India is the largest democracy in world and this system of governance has withstood the trials and tribulations despite occasional strain in the fabric of pluralistic society. Definitely, it goes to the credit of that country that political and other crises have not seriously jeopardized the system even though it may be said that democracy can still function better if the true spirit of the system is adhered to more sincerely and steadfastly. Corruptions at higher echelons that have become a subject of public discussions in India - definitely contributes to weakening of the democratic edifice and consequently, public trust in the system wanes. Nonetheless, democracy is being upheld in India and this remains a source of inspiration for those who care for the representative form of governance. Although the system can be better served.
The quest for democracy in Bangladesh, by sharp contrast, has intermittently been scuttled when over- zealous forces sought to put the clock in the wrong direction. However, the nation is back on the democratic track and it is also heartening to note that all the eight nations of the south Asian region are now practicing democracy. There is some doubts about tiny Himalayan kingdom of Bhutan, which too is showing admirable sign of embracing the representative authority as the monarch himself is demonstrating willingness towards that direction.
It goes without saying that the form of government in different countries can be a very strong basis for cooperative relations and friendship although expediency and strategy also play a big role in shaping such ties among the independent countries. Bangladesh and India share a glorious history and that has been further cemented by the democratic way of governance by both the nations. But only democracy can not be the panacea for all round economic and social uplift, especially for the common people and hence is the need for comprehensive thrust for the economic well being of the people, particularly in the countries like south Asia, where many of them are mired not only in poverty, but abject poverty. South Asia has more than one and a half billion people and here the practice of democracy will be worthwhile only when the teeming millions taste the fruits of freedom as independent nations. The adage that political freedom becomes somewhat meaningless unless matched by economic emancipation remains valid these days and could continue to remain so unless the yawning disparity that exists in the society much to the dismay and discomfort of the overwhelmingly big majority of the multitude is minimized. As such, it is imperative that Bangladesh and India quest for creation such an economically viable society for the masses - nationally and efforts also be made at the regional levels.-while the task is definitely quite Herculean, what is important is the sincere effort and the commitment that must not be lacking at any scale. Indo-Bangladesh relations need to be strengthened and for genuine consolidation of the ties what is important is to create a win-win situation for both nighbours.If one grudges at the other and feels that the big one has been benefited at the cost of the smaller one, then the true essence of the unique relationship will be lost.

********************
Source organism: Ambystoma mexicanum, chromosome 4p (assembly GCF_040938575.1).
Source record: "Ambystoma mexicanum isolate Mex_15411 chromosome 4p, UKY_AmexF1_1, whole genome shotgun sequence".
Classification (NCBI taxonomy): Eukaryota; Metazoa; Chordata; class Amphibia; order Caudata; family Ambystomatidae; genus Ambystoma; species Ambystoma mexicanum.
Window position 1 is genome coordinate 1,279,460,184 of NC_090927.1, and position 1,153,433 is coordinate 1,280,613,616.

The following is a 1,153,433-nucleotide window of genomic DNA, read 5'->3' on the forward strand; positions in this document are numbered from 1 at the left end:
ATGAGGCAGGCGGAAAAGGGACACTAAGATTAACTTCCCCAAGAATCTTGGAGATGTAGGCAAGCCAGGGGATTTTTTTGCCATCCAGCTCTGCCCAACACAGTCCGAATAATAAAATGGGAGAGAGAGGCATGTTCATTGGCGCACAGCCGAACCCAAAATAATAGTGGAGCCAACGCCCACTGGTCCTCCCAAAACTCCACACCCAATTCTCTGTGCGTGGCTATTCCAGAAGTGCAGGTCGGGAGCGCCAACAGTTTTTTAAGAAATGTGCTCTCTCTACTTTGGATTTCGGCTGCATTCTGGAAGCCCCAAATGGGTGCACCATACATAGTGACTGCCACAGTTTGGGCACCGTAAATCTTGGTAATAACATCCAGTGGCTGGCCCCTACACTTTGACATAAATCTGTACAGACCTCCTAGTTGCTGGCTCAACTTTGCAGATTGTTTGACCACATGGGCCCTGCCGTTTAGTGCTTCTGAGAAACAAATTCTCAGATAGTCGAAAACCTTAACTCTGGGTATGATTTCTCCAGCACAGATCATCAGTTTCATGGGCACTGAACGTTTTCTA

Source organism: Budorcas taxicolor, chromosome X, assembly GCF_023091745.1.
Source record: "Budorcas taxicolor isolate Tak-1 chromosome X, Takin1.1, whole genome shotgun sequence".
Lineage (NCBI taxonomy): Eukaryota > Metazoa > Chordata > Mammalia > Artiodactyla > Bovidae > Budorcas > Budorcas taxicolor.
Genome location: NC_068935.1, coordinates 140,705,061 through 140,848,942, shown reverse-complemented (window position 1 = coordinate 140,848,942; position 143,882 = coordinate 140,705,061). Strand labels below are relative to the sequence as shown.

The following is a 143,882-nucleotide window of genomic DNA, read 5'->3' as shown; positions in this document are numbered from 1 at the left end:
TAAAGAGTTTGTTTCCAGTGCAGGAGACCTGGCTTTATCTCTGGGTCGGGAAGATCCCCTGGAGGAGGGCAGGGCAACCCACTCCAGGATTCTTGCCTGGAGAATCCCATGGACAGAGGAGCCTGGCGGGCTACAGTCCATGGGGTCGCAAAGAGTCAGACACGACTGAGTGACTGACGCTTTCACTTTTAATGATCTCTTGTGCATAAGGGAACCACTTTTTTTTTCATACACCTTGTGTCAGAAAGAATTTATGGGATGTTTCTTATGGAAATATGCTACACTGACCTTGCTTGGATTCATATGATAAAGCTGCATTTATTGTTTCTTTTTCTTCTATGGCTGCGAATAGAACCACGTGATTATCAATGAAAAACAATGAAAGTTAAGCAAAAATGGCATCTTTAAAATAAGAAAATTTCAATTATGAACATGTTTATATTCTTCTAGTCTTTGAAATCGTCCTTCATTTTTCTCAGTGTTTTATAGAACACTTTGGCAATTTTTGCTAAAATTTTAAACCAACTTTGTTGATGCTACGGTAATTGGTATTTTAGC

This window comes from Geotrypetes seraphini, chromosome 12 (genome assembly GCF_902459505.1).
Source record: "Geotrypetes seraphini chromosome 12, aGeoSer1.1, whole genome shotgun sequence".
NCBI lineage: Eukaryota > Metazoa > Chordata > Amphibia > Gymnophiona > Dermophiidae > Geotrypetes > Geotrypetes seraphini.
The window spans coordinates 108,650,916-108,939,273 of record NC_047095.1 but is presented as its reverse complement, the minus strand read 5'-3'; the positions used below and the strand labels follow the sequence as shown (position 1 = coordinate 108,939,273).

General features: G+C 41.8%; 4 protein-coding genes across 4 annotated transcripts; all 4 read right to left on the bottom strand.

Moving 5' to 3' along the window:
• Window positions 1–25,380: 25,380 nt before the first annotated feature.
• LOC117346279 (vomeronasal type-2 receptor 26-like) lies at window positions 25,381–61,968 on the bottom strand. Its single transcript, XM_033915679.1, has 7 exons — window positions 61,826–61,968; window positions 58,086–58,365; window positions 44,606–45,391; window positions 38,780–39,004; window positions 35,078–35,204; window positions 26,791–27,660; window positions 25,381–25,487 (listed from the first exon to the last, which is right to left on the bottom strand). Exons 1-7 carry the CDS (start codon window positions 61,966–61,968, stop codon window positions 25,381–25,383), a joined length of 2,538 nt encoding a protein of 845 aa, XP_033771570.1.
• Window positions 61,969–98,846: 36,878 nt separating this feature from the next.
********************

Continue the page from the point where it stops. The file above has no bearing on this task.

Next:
Secularism is one of the most important cardinal principles the for modern day finesse and sophistication in the governance of the nations that also impact positively in the bilateral and multi-lateral relations among the nations. For Bangladesh and India, it is particularly important since the bigots often seek to disturb the communal harmony that is essential for all round growth and development of countries that are struggling for progress and prosperity. This takes place in both the countries and there can be no slackening of this principle.
Indo-Bangladesh amity is the cornerstone of happy and healthy bilateral ties and all of us must continue our efforts in that direction not only for the bilateral interest, but also for regional and wider international betterment and welfare. But the bottom line is that the relationship has be built on a sound and pragmatic footing.
The writer is a retired joint secretary
to the Bangladesh government